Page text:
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Be aware of bird flu

Published : Friday, 1 March, 2019 at 12:00 AM  Count : 1600

Be aware of bird flu

Be aware of bird flu

Bird flu, also known as avian influenza or avian flu, is an infectious disease of birds caused by type-A strains of the influenza virus. Avian influenza occurs worldwide and has become of great importance to animal and human health. This disease has been very disruptive to the poultry industry. It's deadly to birds and can easily affect humans and other animals that come in contact with a carrier.
History of bird flu
Avian influenza was first recorded in Italy in 1878. The disease, originally known as Fowl Plague, continuously caused massive outbreaks in poultry, including two outbreaks in the United States (1924 and 1929).
In 1955, it was discovered that the virus causing Fowl Plague was an influenza virus. According to the World Health Organization, highly pathogenic avian influenza (HPAI) H5N1 was first discovered in humans in 1997 and has killed nearly 60 percent of those infected.
Public health officials are concerned that highly pathogenic avian influenza (HPAI) H5N1 could mutate into a form that could spread from human to human. In recent years, H5N1 strain found in poultry has infected and killed humans and has been referred to as bird flu.
The disease is transmitted to humans through contact with infected bird feces, nasal secretions, or secretions from the mouth or eyes.
According to the Food and Agriculture Organization (FAO) of the United Nations, migratory waterfowl are considered natural reservoirs of the avian influenza virus. Symptoms
Avian influenza viruses generally do not infect humans. However, some highly pathogenic strains of avian influenza have historically been responsible for cases of human infection and death.Symptom of avian influenza in human range from typical flu-like symptoms such as:
*    Fever (over 100.4F or 38C)
*    Cough
*    Sore throat
*    Respiratory difficulties
*    Diarrhea
*    Headache
*    Runny nose
*    Eye infections
*    Muscle aches
*    Malaise
*    Runny nose
Bird flu risk factors
The person may have a greater risk of contracting H5N1 if he/she are:
*    a poultry farmer
*    a traveler visiting affected areas
*    exposed to infected birds
*    someone who eats undercooked poultry or eggs
*    a healthcare worker caring for infected patients
*    a household member of an infected person
Following tests to look for the presence of the virus that causes bird flu:
*    Influenza A/H5 (Asian lineage) virus real-time RT-PCR primer and probe set. It can offer preliminary results in only four hours.
*    white blood cell differential
*    nasopharyngeal culture
*    chest X-ray
Dr Md Anwar Hossain MBBS (DU), MPH (MMC)

Dr Md Anwar Hossain MBBS (DU), MPH (MMC)

Treatment for bird flu
In most cases, treatment with antiviral medication such as oseltamivir (Tamiflu) or zanamivir (Relenza) can help reduce the severity of the disease. However, the medication must be taken within 48 hours after symptoms first appear.
The virus that causes the human form of the flu can develop resistance to the two most common forms of antiviral medications, amantadine and rimantadine (Flumadine). These medications shouldn't be used to treat the disease.
Family or others in close contact with you might also be prescribed antivirals as a preventive measure, even if they aren't sick.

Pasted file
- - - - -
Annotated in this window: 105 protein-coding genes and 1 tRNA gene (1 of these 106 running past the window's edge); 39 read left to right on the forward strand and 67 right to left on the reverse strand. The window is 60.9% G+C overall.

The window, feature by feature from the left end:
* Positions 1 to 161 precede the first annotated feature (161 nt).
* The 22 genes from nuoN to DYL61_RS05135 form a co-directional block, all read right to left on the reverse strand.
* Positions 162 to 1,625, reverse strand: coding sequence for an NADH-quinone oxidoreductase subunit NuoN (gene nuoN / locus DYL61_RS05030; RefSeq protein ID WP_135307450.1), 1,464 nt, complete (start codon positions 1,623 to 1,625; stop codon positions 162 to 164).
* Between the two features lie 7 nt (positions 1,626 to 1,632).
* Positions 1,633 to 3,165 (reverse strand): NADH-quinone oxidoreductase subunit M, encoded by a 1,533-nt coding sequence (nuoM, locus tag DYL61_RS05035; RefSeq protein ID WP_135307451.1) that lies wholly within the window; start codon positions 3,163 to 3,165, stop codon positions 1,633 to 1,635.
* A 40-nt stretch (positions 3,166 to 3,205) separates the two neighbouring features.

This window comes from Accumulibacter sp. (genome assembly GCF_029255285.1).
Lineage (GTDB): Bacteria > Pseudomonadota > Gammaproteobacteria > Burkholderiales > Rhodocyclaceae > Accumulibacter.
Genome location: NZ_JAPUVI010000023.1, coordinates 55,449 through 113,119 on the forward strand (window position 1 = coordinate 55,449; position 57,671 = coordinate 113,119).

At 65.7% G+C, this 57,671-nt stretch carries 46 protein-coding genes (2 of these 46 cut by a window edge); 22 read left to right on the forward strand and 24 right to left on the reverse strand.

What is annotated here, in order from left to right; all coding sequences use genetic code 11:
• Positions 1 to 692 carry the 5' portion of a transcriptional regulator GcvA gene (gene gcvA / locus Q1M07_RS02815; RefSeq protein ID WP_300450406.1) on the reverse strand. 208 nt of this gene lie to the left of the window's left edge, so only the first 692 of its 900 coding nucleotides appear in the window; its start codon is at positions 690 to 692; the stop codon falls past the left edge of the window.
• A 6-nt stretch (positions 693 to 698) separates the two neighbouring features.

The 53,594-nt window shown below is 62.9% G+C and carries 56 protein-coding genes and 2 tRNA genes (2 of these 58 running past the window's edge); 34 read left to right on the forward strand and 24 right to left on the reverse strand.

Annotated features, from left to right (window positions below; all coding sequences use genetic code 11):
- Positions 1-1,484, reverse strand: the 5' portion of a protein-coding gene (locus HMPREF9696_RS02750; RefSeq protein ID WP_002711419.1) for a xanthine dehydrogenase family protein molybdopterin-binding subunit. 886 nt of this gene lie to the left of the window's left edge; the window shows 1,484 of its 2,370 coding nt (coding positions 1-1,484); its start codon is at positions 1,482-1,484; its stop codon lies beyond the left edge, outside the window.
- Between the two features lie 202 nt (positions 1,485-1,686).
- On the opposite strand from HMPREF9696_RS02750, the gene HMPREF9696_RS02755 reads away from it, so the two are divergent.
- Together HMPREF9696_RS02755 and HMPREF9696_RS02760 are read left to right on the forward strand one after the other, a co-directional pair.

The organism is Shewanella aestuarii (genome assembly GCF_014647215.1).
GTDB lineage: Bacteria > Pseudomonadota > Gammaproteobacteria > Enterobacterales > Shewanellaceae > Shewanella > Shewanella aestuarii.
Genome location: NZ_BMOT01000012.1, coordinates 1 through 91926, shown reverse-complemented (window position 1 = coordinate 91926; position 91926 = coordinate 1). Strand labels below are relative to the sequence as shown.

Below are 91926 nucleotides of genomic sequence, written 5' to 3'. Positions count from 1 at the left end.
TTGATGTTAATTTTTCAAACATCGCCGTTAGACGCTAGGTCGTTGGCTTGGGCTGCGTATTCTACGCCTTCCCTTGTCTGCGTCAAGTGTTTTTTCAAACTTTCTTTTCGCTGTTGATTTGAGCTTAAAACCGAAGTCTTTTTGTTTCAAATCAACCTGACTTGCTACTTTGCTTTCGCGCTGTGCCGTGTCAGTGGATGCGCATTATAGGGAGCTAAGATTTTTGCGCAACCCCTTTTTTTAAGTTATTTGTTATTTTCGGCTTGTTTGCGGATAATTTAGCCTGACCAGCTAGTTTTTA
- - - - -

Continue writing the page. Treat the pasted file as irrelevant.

*    sepsis (a possibly fatal inflammatory response to bacteria and other germs)
*    pneumonia
*    organ failure
*    acute respiratory distress
Avian influenza and food safety:
Human infections of avian influenza have resulted from direct contact with poultry. Many people are concerned about consuming poultry meat and eggs. It is important to remember that no one has become sick after eating properly cooked poultry or eggs. Good food handling practices will prevent food borne illnesses.
*    Wash hands with warm water and soap for at least 20 seconds before and after handling raw poultry and eggs.
*    During meal preparation, juices from raw poultry should never be allowed to touch or mix with foods that will be eaten raw.
*    Cutting boards and contaminated surfaces should be sanitized by scrubbing with soap and hot water.
*    Cook poultry to an internal temperature of at least 165 ?F. Ensure there are no pink parts.
*    The H5N1 virus can survive for at least 1 month at low temperatures. For this reason, refrigerated or frozen poultry should be handled and prepared with the same precautions as fresh products.
*    Cook eggs until the yolks and whites are firm.
Protecting yourself and others from Avian influenza:
The best way to protect yourself from all flu viruses is to practice good hygiene and sanitation.
*    Wash your hands after contact with animals.
*    Avoid contact with animals that appear to be sick. If you must handle sick or dead birds, wear gloves and avoid contact with droppings. Do not touch your mouth, nose, or eyes with your hands until they have been washed.
*    Owners of domestic livestock, including poultry and waterfowl, should contact their local veterinarian if any of their animals appear sick.
*    Thoroughly cook eggs and meat prior to eating; poultry should reach an internal temperature of 165 F. Wash all utensils and preparation areas thoroughly with soap and hot water to prevent cross contamination to other foods. Wash your hands frequently when preparing food.
*    Hunters should hunt and process only healthy animals and should wear gloves when handling any animal.
*    Get a seasonal flu vaccine. While the seasonal flu will not prevent AI infections, it will help prevent mutant variants of the virus from forming. If two different subtypes infect the same host they could combine to produce a more infectious strain.

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